The following article, March Winning Photograph, is from Volume 44 no 4, May 2020 Native Orchid Society of South Australia Journal.
Pauline Myers’ Arachnorchis cardiochila was the winning picture. Synonyms for Arachnorchis cardiochila are Caladenia cardiochila, Phlebochilus cardiochilus and Caladenia tessellata. Common names include Heart Lipped Spider Orchid, Thick Lipped Spider Orchid, Fleshy Lipped Caladenia.
This species was named in 1886 by Professor Tate who presented it at the Royal Society of South australia at the October meeting. He did the original drawing.
The type specimen was collected at Golden Grove on October 2 1886 but it had also been collected much earlier (1865) at Barraba Scrub which is in the region of Mallalla.
Its fate in both these areas has not been good; it is extinct in Golden Grove and critically endangered in the region containing Barabba Scrub. Although, it is considered to be a reasonably common orchid throughout its range in South Australia, Victoria and Southern New South Wales, there are areas of concern as seen the Seedbank of South Australia map below.
It should be noted that though Caladenia tessallata is listed as a synonym that this was used incorrectly, as C. tessallata is a separate but similar species found in the eastern states. Its main difference from C. cardiochila is that the edge of the labellum (lip) is toothed, not smooth as seen in Pauline’s photo.
Of the five entries this month, three were spider orchids and the winner was from this group. It was Rob Pauley’s Arachnorchis cardiochila (syn Caladenia cardiochila), Heart Lip Spider Orchid which can be found across South Australia and into western Victoria. At one time a specimen was found on Flinders Island, Tasmania but as it was collected in 1947 it is considered extinct in that region.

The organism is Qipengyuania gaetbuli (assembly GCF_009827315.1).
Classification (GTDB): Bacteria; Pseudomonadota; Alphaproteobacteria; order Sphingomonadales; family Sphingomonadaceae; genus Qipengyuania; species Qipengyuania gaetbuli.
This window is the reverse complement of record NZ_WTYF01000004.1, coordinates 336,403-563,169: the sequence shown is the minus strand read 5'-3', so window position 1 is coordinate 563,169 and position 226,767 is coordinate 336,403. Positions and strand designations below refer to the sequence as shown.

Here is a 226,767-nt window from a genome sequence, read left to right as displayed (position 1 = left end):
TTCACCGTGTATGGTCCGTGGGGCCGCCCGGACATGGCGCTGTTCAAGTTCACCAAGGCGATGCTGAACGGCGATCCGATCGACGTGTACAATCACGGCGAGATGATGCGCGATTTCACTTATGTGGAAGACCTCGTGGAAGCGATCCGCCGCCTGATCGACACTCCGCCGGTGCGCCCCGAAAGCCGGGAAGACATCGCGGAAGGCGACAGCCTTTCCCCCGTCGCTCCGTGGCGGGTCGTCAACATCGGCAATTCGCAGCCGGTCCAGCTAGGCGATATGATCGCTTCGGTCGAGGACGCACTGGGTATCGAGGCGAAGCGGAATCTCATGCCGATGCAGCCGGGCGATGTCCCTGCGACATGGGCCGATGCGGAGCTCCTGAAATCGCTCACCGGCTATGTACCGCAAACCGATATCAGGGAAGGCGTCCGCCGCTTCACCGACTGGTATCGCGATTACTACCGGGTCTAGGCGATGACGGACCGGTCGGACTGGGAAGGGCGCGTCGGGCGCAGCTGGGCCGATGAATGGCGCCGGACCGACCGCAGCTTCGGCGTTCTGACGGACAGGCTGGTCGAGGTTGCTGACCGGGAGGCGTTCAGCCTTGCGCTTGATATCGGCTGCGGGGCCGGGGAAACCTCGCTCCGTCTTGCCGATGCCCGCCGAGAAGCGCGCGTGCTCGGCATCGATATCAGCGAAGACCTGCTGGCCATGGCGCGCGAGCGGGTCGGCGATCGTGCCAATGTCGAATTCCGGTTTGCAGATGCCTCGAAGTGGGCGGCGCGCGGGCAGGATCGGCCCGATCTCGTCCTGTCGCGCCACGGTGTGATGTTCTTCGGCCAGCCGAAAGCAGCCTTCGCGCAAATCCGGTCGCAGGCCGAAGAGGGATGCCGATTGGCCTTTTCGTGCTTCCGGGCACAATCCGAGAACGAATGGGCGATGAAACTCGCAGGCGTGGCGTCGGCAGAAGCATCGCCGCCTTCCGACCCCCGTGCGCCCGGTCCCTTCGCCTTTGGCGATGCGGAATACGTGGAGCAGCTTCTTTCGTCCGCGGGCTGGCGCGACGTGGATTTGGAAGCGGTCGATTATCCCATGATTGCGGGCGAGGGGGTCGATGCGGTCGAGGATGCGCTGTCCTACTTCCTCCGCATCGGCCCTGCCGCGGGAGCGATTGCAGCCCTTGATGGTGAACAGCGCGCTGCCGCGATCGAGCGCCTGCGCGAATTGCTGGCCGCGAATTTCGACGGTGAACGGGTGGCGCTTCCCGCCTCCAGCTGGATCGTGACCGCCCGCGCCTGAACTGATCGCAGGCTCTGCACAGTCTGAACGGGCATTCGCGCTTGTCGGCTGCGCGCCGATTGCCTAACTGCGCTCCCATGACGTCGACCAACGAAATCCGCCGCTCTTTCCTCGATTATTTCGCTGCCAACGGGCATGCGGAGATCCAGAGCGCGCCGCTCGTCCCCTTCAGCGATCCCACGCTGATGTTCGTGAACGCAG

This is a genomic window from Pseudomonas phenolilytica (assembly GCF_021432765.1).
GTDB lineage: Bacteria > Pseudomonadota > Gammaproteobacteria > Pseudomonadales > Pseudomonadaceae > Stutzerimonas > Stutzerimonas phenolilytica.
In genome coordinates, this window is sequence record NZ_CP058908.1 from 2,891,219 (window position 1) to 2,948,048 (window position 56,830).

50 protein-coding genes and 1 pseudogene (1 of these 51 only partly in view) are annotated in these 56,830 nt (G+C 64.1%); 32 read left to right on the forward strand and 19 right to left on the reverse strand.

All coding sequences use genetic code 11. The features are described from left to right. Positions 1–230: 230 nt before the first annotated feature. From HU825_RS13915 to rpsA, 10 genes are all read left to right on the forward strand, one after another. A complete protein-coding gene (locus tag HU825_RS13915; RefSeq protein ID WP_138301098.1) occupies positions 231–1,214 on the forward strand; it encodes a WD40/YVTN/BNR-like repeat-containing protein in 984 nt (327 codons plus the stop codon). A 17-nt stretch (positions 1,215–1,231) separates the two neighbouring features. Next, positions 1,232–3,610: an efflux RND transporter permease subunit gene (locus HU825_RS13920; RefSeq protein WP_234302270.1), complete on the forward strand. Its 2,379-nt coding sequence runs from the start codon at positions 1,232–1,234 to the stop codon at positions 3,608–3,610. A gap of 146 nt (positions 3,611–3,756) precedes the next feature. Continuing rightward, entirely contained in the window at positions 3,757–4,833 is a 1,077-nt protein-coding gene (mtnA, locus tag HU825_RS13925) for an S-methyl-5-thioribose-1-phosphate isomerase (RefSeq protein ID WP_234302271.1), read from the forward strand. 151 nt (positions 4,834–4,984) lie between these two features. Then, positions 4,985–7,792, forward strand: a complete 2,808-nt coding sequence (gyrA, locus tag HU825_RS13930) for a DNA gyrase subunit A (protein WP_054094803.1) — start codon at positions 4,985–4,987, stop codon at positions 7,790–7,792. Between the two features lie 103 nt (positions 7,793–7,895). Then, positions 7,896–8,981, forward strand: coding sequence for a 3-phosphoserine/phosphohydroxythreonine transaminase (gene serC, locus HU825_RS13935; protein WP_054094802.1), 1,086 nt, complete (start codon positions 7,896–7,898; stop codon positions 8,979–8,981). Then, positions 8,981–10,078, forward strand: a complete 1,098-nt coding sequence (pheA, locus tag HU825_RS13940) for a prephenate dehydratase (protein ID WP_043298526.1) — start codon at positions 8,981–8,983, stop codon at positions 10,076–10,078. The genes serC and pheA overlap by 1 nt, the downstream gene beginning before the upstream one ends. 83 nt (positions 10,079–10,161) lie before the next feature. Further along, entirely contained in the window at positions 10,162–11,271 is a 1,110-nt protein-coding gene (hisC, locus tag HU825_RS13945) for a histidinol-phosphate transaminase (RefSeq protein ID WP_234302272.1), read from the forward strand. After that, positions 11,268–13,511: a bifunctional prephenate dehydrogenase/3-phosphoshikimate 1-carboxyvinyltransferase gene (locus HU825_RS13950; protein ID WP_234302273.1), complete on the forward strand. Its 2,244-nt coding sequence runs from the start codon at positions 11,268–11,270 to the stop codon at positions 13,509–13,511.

This lovely flower is quite variable in colour and form.
The heart shape labellum is a distinctive feature of this spider orchid, so it is not surprising that this is reflected in the name. Cardio means heart and chila lip.
What probably is surprising is that the traditional heart shape symbol has come full circle. It had a botanical origin. According to cardiologist Professor Armin Dietz the symbol was originally a stylized vine/ivy leaf as evidenced from paintings on goblets from the 3rd millennium. In the Middle Ages, doctors and anatomists used the shape to represent the heart. As at that time Latin and Greek were both the international languages of scholars, including doctors, the word associated with the symbol was the Greek word kardia (ie cardio) meaning heart. Consequently, by the time Ralph Tate names this species in 1887, the shape has become intrinsically linked with the heart and so it must have appeared to him as an obvious descriptive name.
There are several field guides which give a detailed description of the species including South Australia’s Native Orchids DVD-ROM which is available for sale from NOSSA.